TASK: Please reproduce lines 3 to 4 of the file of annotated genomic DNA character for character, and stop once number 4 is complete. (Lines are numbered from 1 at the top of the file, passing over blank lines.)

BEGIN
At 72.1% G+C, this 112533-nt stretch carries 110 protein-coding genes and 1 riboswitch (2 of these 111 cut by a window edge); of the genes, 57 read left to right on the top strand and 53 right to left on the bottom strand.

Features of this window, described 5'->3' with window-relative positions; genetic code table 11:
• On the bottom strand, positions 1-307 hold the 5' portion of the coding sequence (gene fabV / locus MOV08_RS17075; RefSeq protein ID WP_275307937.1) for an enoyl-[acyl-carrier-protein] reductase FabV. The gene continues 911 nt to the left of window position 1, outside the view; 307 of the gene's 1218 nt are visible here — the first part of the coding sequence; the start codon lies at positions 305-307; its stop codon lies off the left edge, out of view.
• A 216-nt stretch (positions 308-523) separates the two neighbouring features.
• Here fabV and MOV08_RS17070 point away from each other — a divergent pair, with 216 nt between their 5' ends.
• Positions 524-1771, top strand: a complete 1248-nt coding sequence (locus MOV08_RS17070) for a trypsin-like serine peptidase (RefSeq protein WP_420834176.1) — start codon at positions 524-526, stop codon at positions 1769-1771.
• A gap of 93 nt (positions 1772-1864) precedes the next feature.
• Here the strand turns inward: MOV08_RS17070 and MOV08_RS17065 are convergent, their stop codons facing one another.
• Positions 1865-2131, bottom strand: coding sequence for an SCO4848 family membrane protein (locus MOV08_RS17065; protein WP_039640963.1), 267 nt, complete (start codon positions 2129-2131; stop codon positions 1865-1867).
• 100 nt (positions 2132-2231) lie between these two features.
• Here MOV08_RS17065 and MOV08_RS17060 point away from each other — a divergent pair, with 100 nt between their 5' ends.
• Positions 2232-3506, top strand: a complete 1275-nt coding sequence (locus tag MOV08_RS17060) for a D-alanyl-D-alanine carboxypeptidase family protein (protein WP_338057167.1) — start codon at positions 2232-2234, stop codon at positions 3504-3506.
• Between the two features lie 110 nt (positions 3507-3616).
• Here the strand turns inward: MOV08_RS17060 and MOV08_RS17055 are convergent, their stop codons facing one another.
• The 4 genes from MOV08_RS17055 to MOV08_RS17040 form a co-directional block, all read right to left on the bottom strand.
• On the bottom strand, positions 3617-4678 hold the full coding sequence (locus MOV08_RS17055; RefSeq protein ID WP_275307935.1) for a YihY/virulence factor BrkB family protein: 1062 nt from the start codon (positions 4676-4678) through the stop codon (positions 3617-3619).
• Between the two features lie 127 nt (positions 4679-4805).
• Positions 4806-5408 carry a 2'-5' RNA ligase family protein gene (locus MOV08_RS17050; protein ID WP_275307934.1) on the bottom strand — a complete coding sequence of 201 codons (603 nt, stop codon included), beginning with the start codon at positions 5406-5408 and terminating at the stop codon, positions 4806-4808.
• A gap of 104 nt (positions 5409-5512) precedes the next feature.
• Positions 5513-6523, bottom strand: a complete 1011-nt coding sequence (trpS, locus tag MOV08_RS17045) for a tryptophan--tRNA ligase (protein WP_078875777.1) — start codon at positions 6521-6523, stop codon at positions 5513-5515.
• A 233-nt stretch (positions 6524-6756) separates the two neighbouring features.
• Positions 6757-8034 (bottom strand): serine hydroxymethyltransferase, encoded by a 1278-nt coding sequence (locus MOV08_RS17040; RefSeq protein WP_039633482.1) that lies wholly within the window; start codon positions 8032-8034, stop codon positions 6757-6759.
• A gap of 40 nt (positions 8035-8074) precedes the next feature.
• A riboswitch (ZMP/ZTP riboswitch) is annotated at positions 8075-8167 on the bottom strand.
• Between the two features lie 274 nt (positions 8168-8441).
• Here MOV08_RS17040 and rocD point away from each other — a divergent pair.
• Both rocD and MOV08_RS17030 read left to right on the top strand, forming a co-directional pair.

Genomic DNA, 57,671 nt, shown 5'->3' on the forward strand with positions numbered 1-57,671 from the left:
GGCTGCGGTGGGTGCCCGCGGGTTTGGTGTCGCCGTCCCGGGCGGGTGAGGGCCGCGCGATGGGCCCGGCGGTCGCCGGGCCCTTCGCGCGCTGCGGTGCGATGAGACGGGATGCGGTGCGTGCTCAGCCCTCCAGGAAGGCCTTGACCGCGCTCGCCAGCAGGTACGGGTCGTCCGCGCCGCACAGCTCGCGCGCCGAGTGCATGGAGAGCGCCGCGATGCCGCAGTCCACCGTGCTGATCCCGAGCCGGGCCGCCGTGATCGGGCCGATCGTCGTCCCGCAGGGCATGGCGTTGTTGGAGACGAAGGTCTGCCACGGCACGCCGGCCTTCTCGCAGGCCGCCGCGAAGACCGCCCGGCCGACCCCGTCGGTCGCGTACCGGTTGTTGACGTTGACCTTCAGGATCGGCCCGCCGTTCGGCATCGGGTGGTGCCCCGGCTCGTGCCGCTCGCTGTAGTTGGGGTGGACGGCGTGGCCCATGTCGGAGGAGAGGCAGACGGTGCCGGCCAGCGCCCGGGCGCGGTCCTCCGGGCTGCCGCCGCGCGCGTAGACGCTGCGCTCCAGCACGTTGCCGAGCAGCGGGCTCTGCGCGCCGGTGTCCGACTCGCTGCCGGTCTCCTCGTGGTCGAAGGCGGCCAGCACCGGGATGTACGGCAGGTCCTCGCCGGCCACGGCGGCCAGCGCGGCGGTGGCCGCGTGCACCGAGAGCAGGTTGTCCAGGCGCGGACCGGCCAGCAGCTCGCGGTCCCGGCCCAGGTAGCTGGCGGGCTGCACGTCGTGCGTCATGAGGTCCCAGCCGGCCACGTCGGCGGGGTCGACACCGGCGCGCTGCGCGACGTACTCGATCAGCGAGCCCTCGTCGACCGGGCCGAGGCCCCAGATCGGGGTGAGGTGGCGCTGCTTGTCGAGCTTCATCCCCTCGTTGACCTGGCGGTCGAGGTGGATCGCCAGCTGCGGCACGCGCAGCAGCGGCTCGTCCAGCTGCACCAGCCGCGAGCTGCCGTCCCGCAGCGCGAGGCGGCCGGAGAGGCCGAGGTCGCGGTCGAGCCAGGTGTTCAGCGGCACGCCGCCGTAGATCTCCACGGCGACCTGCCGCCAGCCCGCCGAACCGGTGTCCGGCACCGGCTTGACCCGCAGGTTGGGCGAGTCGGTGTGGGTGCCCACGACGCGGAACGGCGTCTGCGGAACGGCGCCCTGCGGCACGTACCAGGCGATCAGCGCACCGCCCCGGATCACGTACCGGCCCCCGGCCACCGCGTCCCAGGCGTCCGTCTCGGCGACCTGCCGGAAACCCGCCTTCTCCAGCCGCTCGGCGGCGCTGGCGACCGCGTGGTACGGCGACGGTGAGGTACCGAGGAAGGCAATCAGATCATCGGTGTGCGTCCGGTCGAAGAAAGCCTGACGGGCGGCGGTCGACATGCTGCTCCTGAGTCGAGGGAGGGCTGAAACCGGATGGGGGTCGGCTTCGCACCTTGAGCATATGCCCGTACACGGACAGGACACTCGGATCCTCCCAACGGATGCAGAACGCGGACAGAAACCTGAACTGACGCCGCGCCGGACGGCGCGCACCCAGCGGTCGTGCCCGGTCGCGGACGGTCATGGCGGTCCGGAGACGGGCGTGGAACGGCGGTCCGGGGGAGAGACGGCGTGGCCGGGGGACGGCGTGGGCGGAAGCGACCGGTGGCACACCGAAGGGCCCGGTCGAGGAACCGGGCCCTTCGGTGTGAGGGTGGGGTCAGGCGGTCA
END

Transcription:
• On the bottom strand, positions 1-307 hold the 5' portion of the coding sequence (gene fabV / locus MOV08_RS17075; RefSeq protein ID WP_275307937.1) for an enoyl-[acyl-carrier-protein] reductase FabV. The gene continues 911 nt to the left of window position 1, outside the view; 307 of the gene's 1218 nt are visible here — the first part of the coding sequence; the start codon lies at positions 305-307; its stop codon lies off the left edge, out of view.
• A 216-nt stretch (positions 308-523) separates the two neighbouring features.